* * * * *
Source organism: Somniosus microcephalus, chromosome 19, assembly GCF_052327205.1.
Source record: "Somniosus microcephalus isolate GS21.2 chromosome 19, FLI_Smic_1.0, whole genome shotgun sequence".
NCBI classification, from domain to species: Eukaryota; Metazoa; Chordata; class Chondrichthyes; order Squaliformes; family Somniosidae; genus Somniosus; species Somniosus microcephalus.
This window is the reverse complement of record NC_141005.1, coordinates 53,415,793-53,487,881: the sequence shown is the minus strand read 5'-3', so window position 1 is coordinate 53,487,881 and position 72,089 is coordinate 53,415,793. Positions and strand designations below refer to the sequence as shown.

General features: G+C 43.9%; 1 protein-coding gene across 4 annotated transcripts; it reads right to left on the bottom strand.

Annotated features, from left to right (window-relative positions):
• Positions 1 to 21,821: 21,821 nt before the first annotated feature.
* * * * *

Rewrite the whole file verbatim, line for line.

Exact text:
Source organism: Somniosus microcephalus, chromosome 19, assembly GCF_052327205.1.
Source record: "Somniosus microcephalus isolate GS21.2 chromosome 19, FLI_Smic_1.0, whole genome shotgun sequence".
NCBI classification, from domain to species: Eukaryota; Metazoa; Chordata; class Chondrichthyes; order Squaliformes; family Somniosidae; genus Somniosus; species Somniosus microcephalus.
This window is the reverse complement of record NC_141005.1, coordinates 53,415,793-53,487,881: the sequence shown is the minus strand read 5'-3', so window position 1 is coordinate 53,487,881 and position 72,089 is coordinate 53,415,793. Positions and strand designations below refer to the sequence as shown.

General features: G+C 43.9%; 1 protein-coding gene across 4 annotated transcripts; it reads right to left on the bottom strand.

Annotated features, from left to right (window-relative positions):
• Positions 1 to 21,821: 21,821 nt before the first annotated feature.